While the average Joe has to wait, Nvidia has shown me Star Wars RTX demo in real time. I followed the HDMI cable from the TV to the PC that runs the demonstration with the GeForce RTX 2080ti installation, just to be sure.
The RTX 2080's airborne monitoring capabilities look impressive. For programmers, the air capture is a holy grail. Most of them have become an airborne lurking expert, using reflections on the screen, but will likely jump with little persuasion.
All the games we play at this time excellently simulate how the beam of light refuses things and enters our eyes. However, there are compromises, and as players we subconsciously bear such compromises. Reflecting surfaces and shadows are limited to what is visible on the screen unless it is specially written.
With tracking trails, virtual protons shoot out of light sources on the scene, bouncing all objects and those who hit the camera, our virtual eye, create a picture. Traditionally, this is a complex task, reserved for top-of-the-line animated films, each box raising hours or super-computer power.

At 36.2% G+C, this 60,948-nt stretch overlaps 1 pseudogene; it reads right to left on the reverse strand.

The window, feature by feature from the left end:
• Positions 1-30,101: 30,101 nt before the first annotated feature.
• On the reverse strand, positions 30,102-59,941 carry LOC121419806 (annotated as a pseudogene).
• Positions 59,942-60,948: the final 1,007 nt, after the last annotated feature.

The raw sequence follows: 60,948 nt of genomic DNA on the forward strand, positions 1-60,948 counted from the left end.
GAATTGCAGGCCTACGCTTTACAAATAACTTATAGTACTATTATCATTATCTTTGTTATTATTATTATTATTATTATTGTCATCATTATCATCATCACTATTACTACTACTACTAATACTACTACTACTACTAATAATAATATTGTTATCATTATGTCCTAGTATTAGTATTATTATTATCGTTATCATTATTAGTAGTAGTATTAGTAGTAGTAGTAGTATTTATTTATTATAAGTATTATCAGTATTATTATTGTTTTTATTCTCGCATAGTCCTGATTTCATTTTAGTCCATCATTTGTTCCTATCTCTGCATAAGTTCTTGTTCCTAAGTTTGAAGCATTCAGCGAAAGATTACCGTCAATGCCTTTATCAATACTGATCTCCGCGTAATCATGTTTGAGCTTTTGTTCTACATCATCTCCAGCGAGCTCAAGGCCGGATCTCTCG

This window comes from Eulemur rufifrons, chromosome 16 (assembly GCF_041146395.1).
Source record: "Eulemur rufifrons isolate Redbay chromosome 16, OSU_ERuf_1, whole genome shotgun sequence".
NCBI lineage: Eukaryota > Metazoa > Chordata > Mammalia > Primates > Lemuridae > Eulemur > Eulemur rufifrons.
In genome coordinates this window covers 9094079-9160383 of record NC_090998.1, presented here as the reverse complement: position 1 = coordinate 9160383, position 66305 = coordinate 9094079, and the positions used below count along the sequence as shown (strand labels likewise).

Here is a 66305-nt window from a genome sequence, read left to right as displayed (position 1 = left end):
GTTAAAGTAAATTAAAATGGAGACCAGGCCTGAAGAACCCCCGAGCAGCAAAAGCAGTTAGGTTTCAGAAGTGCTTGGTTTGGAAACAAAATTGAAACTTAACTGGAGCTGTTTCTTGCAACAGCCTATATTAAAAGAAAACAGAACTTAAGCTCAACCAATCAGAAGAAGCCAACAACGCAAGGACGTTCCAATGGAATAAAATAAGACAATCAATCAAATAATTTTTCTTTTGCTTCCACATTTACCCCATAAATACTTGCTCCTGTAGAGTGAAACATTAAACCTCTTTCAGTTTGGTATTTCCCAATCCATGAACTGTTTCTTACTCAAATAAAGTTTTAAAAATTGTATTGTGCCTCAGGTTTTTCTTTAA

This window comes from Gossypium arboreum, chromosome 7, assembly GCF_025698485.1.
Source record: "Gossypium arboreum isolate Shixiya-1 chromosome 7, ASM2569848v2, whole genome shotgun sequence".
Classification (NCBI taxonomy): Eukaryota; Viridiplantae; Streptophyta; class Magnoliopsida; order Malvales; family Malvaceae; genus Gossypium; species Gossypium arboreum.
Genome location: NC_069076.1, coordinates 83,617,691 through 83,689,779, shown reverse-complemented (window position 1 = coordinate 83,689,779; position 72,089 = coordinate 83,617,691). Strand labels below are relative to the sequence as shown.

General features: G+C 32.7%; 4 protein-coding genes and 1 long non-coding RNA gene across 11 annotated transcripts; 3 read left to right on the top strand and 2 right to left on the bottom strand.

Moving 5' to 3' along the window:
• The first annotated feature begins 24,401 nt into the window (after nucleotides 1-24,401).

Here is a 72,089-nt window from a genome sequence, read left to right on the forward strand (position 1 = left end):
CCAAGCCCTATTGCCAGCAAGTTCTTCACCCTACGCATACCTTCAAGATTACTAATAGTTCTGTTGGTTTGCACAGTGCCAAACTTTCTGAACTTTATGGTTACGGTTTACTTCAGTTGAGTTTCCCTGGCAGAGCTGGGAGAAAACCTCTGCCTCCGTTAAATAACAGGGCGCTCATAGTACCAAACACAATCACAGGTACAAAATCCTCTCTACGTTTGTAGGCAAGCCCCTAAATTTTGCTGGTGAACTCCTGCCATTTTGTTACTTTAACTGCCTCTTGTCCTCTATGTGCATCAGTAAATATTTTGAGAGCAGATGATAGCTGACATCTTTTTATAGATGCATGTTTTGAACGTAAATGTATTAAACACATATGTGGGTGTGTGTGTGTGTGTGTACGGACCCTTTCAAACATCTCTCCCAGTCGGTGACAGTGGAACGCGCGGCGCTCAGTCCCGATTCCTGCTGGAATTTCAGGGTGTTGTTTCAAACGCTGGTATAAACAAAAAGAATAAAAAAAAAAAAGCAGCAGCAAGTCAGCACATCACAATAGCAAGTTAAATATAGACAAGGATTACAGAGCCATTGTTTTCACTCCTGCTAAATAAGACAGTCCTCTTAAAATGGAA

The Nvidia RTX card will have to work at least thirty frames per second, and we hope 60fps in order to get decent work in real time.
The real challenge, however, is that developers have become so good in simulating air shots, may be some time before we really come to notice the effects. Thinking in Star Wars demo, and those that are shown in the upcoming Battlefield V, really show the power of the air capture and realism that can be achieved.
But all the games will not be filled with polished, highly reflective surfaces. And if they are, we're so used to cheating, maybe a while before we actually notice them.
At the Nvidia PAX AUS demo, I played a few 4A Games coming up Metro Exodus, One-click buttons can be switched between RTX and non-RTX visuals. Honestly, and it could disappoint Nvidia, there was not much in it. Yes, images that enabled RTX were better, but not much more than $ 2,500.